JuriProg0505En

Article 4.1

number

submitter

recommendation

text

31

Rocard

o

1. A computer program as such, on any carrier or in the form of a signal, cannot constitute a patentable invention.

97

Ortega

++

[deleted]

99 = 100 = 101

Kudrycka and Zwiefka; Bertinotti; Kauppi

+++

Programs for computers are not inventions in the sense of patent law.

102

Manders

-

A computer program as such cannot constitute a patentable invention. Computer programs as such are effectively protected by copyright. The objective of the directive is to provide a proper legal certainty as an incentive for innovation for inventors and does not affect computer-programmers.

103

Lichtenberger, Frassoni

+

The content of a computer program cannot constitute a patentable invention. Software shall remain under the protection of copyright according to Directive 91/250 CEE.

31 has good intentions, but mixes the form of the claim and statutoriness.

97 correctly deletes the misleading "A computer program as such is not a patentable invention" inserted by the Commission at the last minute in the May 2004 Council meeting. This sentence is part of the Commission's attempt to redefine "computer program as such" into "the source code of one particular computer program", making the exclusion of Art 52 EPC powerless.

102 makes the Commission intention even more clear, and additionally states that somehow this directive by definition will not affect computer programmers. Moreover, having the legal certainty that one can be sued over patent infringement for selling a program entirely written by oneself is not an incentive for innovation. No directive is better than a directive which allows software patents.

99 = 100 = 101 improve upon the deletion of amendment 97 by adding a phrase equivalent to Art 52(2) to the directive. The "as such" clarification happens in amendments to Art 4(2).

103 is somewhat vague, since it is not entirely clear what "the content of a computer program" could mean.

Article 4.1 a/4.2

| number | submitter | recommendation | text | | 98 | Ortega | + | 2. A computer-assisted innovation shall not be regarded as making a technical contribution merely because it involves the use of a computer, network or other programmable apparatus. | | 104 = 105 = 106 | Kauppi; Kudrycka and Zwiefka; Bertinotti | ++ | A computer program is a solution of a problem by calculation with the abstract entities of a generic data processing machine, such as input, output, processor, memory, storage as well as interfaces for information exchange with external systems and human users. A computer program may take various forms, e.g. a computing process, an algorithm, or a text recorded on a medium. If the contribution to the known art resides solely in a computer program then the subject matter is not patentable in whatever manner it may be presented in the claims. | | 107 | Szejna | - | A computer-implemented invention shall not be regarded as making a technical contribution merely because it involves the use only of a computer, network or other programmable apparatus, with no practical possibility of its application in the starting and controlling of material systems. Accordingly, inventions involving exclusively computer programs, whether expressed as source code, as object code or in any other form, and those which implement business, as well as mathematical computational methods, texts recorded on a carrier and algorithms themselves shall not be patentable. | | 108 | Frassoni, Lichtenberger | + | A computer-implemented invention shall not be regarded as making a technical contribution merely because it involves the use of a computer, network or other programmable apparatus. Accordingly, computer programs, which implement business, mathematical or other methods and do not produce any technical effects beyond the normal physical interactions between a program and the computer, network or other programmable apparatus in which it is run, shall not be patentable. | | 109 | Manders | o | A computer-implemented invention shall not be regarded as making a technical contribution merely because it involves the use of a computer, network or other programmable apparatus. / 2a. Inventions involving computer programs, whether expressed as source code, as object code or in any other form, which implement business, mathematical or other methods and do not produce any technical effects beyond the normal physical interactions between a program and the computer, network or other programmable apparatus in which it is run shall not be patentable.|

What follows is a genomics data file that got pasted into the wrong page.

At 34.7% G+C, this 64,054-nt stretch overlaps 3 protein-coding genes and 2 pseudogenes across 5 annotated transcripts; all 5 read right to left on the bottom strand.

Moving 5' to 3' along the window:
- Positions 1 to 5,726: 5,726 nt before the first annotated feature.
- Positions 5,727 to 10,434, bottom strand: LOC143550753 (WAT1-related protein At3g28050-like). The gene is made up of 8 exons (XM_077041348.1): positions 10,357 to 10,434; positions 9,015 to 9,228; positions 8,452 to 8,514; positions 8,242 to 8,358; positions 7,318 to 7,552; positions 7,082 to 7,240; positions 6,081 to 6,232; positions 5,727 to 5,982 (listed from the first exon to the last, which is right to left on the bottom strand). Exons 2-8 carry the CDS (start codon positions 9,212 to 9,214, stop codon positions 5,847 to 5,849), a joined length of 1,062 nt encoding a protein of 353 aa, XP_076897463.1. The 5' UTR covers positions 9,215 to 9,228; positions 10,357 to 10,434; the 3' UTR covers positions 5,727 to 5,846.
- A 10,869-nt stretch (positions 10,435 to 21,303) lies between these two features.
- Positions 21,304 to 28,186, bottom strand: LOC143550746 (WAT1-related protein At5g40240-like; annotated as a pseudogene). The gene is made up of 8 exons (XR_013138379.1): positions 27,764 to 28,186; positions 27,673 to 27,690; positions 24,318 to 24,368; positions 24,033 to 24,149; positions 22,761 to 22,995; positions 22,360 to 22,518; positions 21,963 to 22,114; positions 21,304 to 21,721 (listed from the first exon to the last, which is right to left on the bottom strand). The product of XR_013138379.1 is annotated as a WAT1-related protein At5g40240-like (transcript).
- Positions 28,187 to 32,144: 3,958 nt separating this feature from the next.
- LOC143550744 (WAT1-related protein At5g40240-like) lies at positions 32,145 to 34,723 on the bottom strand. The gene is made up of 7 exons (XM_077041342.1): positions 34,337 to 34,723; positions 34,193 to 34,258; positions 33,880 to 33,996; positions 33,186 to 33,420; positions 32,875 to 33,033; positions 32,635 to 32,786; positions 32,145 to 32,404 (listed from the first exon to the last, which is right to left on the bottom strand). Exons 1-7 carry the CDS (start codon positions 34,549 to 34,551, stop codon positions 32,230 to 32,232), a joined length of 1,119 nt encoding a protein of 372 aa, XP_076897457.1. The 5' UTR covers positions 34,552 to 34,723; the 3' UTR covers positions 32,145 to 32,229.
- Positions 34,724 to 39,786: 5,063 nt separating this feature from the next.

98 is self-explanatory.

104 = 105 = 106 clarify the "as such" clause of Article 52(3) of the European Patent Convention, by noting that if "the contribution to the known art resides solely in a computer program" there is no patentable invention present. These amendments are based on the examination guidelines of the EPO before it allowed software patents.

107 keeps the "whether expressed as source code, object code" terminology from the Council. Additionally, one could say that every computer program can be used to "control material systems" (after all, a computer is material).

108 is slightly better than the Council version because it deletes the "whether expressed as source code, object code or in any other form". However, it keeps referencing the harmful EPO's "further technical effect doctrine", which, as explained in the justification of 104=105=106, was introduced by the EPO merely to enable them to be able to grant patents on computer-implemented business methods.

109 does not substantially change the Council text.

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